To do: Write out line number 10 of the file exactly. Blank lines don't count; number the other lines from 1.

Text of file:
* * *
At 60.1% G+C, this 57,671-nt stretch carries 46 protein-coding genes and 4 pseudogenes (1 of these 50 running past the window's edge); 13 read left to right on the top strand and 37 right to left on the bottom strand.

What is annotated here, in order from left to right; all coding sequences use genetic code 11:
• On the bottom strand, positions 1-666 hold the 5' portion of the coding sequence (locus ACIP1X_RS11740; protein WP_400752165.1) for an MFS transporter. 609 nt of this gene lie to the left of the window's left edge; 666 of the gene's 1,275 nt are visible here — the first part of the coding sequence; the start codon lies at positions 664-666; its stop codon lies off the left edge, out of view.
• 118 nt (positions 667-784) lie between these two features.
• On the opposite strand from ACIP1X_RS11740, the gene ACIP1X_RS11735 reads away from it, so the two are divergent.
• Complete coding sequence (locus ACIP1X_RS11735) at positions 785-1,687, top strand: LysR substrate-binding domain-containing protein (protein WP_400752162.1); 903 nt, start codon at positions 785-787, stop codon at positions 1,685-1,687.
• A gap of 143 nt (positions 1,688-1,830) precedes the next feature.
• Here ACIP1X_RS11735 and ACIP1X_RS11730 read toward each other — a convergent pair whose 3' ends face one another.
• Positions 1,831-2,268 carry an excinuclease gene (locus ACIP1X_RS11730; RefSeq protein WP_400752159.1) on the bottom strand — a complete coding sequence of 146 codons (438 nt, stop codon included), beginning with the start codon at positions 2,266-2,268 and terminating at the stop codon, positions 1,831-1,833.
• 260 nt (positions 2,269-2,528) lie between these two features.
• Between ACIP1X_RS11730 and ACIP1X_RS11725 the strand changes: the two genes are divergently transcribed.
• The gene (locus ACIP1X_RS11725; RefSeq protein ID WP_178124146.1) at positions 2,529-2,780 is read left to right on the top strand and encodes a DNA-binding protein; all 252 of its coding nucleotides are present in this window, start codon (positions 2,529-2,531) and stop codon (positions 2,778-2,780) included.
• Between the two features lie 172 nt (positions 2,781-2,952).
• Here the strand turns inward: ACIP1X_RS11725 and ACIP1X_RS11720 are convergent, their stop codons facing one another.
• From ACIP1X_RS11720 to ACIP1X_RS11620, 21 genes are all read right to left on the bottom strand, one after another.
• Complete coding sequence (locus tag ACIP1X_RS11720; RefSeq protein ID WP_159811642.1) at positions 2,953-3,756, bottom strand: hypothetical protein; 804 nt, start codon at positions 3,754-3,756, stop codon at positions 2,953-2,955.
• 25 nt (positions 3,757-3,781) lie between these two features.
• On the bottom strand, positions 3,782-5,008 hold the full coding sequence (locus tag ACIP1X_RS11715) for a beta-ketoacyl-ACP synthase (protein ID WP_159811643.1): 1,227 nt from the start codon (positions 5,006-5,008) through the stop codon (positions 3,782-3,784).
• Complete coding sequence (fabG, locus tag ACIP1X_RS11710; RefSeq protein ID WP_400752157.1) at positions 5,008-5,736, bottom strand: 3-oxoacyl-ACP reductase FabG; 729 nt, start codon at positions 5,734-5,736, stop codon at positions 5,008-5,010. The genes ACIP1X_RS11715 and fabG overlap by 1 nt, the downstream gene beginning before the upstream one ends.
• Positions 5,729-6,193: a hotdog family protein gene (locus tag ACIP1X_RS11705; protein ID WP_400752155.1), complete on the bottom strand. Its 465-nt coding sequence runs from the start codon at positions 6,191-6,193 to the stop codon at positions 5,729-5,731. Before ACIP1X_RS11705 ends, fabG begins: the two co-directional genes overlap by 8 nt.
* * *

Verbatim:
• 260 nt (positions 2,269-2,528) lie between these two features.